• Greenwood Farm

10 Plants for a Mozzie Free Yard!

I have allergies. Mozzies dont like me. I puff up like a balloon. Does this sound familiar? If you want to control mosquitoes and cut down or eliminate using dangerous poisons, chemicals or medications, look no further than nature to do do the work for you. As you choose which plants to use, consider putting them where you are more likely to hang out, such as doorways, near windows and near bbq's or your outdoor seating.

A lot of the plants do double duty, as they’re actually edible and can be used in culinary dishes such as lavender ice-cream or basil and garlic in your marinara sauce. Plus they look interesting and aren’t’ usually that hard to grow or take care of.

So here are my top 10 mozzie repellent plants.


You can make your own natural mosquito repellent with dried basil very easily.

Simply steep a cup of dried basil in 1/2 cup of filtered boiling water, kind of like you would make tea. In fact you can use a metal tea ball to help make this a neater job. Add in a little basil essential oil and about 1/2 cup of some sort of rubbing alcohol that is safe for the skin. Rub it all over exposed skin.


There are some studies that show that catnip oil is better at repelling mosquitoes than harsh chemical insect repellents. If this is true, you should try it. You can buy already made catnip oil repellent or make your own catnip mosquito repellent, the same way as the basil above. It works on other types of pests too. 


This lemony plant is the most popular known plant to help keep mosquitoes away. We've been using citronella in Australia for years and you've likely seen citronella candles that work too, but why not just plant this pretty grass like a plant. You should plant it in large containers that can be easily protected during frost and place strategically around when guests are visiting. Heaps better than using chemical sprays.


The bulb of the garlic plant’s amino acid make up coverts to a substance called ALLICIN. Once you crush it, blend it or chop it. You can actually blend the bulbs with water and use it to water other plants and foliage (and humans) to help repel insects.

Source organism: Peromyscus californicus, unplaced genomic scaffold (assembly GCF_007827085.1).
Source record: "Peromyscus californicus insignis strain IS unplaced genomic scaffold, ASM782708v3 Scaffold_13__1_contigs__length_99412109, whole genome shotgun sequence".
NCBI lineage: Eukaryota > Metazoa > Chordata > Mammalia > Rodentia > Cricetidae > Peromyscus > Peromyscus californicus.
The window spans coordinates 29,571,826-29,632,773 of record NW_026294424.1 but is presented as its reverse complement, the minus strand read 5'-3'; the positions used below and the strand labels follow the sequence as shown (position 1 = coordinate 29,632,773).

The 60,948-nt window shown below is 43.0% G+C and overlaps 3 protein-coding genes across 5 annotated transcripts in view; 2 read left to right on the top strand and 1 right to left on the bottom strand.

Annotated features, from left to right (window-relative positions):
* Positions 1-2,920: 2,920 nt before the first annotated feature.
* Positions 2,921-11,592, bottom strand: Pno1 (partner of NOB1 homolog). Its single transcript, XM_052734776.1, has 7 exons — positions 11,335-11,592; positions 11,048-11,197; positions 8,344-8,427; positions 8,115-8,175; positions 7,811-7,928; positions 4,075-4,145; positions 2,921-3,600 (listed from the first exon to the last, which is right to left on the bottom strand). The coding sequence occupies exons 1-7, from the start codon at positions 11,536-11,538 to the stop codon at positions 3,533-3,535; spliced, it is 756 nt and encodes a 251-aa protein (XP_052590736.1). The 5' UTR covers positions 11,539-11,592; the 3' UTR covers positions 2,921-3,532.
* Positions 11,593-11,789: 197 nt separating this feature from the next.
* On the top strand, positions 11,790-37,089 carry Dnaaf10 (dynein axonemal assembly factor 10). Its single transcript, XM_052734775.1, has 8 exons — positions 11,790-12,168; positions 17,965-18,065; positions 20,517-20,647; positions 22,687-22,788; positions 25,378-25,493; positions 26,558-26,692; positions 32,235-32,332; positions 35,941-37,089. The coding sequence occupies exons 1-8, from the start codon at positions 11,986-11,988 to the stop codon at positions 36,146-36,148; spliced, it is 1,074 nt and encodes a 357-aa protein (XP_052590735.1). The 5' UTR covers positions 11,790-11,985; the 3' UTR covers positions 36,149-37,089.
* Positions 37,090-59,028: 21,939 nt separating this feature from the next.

Plant scented citronella geraniums help control mosquitos in pots to put around your patio and in areas that you and your guests might want to sit without being bothered by mosquitos. You can also crush the leaves and steep into lotions or all geranium essential oil to help the repellent work even better.


Growing lavender is fun and has many uses including as a mosquito repellent and it’s a lot nicer plant to smell than some of the other options. If you don’t want to grow it, you can purchase lavender soaps, essential oils, and lotions to use as mosquito repellent.


This also smells a lot better than citronella or garlic and works well too. All you have to do is take the leaves and crush them and rub them on your body where skin will be exposed. How easy is that!


Most people who grow vegetables tend to plant marigolds in between the veggies, and for good reason. These magical flowers help banish many types of insects including mosquitoes. Of course, the smell is usually not that pleasant to humans either, but they’re not hard to look at or grow.


This delicious tasting and smelling plant is a great mosquito repellent. Bugs hate the smell and the flavor of them. You can either crush up the leaves and rub on skin or you can use an essential oil infused lotion. Thankfully, peppermint is easy to grow because you’ll want to use it for mosquito repellent, and for your mojitos.  We plant ours in a container because it can really spread out and overtake in your garden. 


You can boil a cup of fresh or dried rosemary in a litre of water for 20 minutes, then strain into another litre of water. Pour into individual spray bottles, to use when going outside where mosquitoes might be. Be sure to store unused portion in the fridge after use. On a hot day, this is bliss!

So there you have it. What will you be planting this weekend?

Until next time.... Happy Farming!